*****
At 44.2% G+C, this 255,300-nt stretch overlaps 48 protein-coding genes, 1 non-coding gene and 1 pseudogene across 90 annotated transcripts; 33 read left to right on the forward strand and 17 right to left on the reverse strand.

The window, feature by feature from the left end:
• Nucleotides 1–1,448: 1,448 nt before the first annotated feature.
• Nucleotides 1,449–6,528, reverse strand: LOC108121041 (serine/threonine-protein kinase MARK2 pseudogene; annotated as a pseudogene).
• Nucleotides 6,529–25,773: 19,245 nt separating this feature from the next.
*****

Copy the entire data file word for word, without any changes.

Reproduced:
At 44.2% G+C, this 255,300-nt stretch overlaps 48 protein-coding genes, 1 non-coding gene and 1 pseudogene across 90 annotated transcripts; 33 read left to right on the forward strand and 17 right to left on the reverse strand.

The window, feature by feature from the left end:
• Nucleotides 1–1,448: 1,448 nt before the first annotated feature.
• Nucleotides 1,449–6,528, reverse strand: LOC108121041 (serine/threonine-protein kinase MARK2 pseudogene; annotated as a pseudogene).
• Nucleotides 6,529–25,773: 19,245 nt separating this feature from the next.